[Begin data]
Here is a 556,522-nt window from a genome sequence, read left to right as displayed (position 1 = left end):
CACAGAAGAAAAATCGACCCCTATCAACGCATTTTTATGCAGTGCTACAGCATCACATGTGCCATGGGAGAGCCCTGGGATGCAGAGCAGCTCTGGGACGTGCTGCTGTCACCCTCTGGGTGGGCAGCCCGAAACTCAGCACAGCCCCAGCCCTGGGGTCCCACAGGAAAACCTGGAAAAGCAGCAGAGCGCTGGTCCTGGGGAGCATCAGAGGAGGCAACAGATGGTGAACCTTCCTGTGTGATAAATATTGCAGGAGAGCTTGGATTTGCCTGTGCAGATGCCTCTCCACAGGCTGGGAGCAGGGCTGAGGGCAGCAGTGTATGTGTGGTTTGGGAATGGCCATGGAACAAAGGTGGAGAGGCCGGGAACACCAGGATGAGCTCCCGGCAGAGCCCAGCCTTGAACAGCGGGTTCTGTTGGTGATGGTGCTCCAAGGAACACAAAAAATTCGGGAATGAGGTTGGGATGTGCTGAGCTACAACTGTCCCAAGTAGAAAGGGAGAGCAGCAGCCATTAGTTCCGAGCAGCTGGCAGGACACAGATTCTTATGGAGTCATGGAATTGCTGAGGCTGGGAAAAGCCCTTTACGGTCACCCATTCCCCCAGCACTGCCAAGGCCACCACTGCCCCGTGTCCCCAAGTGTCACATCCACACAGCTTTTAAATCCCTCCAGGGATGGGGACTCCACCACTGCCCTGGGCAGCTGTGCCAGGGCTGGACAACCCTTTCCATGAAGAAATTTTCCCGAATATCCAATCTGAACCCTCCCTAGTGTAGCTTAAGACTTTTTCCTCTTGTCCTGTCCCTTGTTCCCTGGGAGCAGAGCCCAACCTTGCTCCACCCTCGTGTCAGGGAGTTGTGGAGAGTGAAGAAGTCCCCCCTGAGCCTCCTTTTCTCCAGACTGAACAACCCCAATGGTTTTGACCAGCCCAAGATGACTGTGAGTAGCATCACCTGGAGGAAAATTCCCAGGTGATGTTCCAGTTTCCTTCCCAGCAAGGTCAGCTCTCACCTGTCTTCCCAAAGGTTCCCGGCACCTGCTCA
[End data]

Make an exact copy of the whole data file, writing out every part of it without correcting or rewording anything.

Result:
Here is a 556,522-nt window from a genome sequence, read left to right as displayed (position 1 = left end):
CACAGAAGAAAAATCGACCCCTATCAACGCATTTTTATGCAGTGCTACAGCATCACATGTGCCATGGGAGAGCCCTGGGATGCAGAGCAGCTCTGGGACGTGCTGCTGTCACCCTCTGGGTGGGCAGCCCGAAACTCAGCACAGCCCCAGCCCTGGGGTCCCACAGGAAAACCTGGAAAAGCAGCAGAGCGCTGGTCCTGGGGAGCATCAGAGGAGGCAACAGATGGTGAACCTTCCTGTGTGATAAATATTGCAGGAGAGCTTGGATTTGCCTGTGCAGATGCCTCTCCACAGGCTGGGAGCAGGGCTGAGGGCAGCAGTGTATGTGTGGTTTGGGAATGGCCATGGAACAAAGGTGGAGAGGCCGGGAACACCAGGATGAGCTCCCGGCAGAGCCCAGCCTTGAACAGCGGGTTCTGTTGGTGATGGTGCTCCAAGGAACACAAAAAATTCGGGAATGAGGTTGGGATGTGCTGAGCTACAACTGTCCCAAGTAGAAAGGGAGAGCAGCAGCCATTAGTTCCGAGCAGCTGGCAGGACACAGATTCTTATGGAGTCATGGAATTGCTGAGGCTGGGAAAAGCCCTTTACGGTCACCCATTCCCCCAGCACTGCCAAGGCCACCACTGCCCCGTGTCCCCAAGTGTCACATCCACACAGCTTTTAAATCCCTCCAGGGATGGGGACTCCACCACTGCCCTGGGCAGCTGTGCCAGGGCTGGACAACCCTTTCCATGAAGAAATTTTCCCGAATATCCAATCTGAACCCTCCCTAGTGTAGCTTAAGACTTTTTCCTCTTGTCCTGTCCCTTGTTCCCTGGGAGCAGAGCCCAACCTTGCTCCACCCTCGTGTCAGGGAGTTGTGGAGAGTGAAGAAGTCCCCCCTGAGCCTCCTTTTCTCCAGACTGAACAACCCCAATGGTTTTGACCAGCCCAAGATGACTGTGAGTAGCATCACCTGGAGGAAAATTCCCAGGTGATGTTCCAGTTTCCTTCCCAGCAAGGTCAGCTCTCACCTGTCTTCCCAAAGGTTCCCGGCACCTGCTCA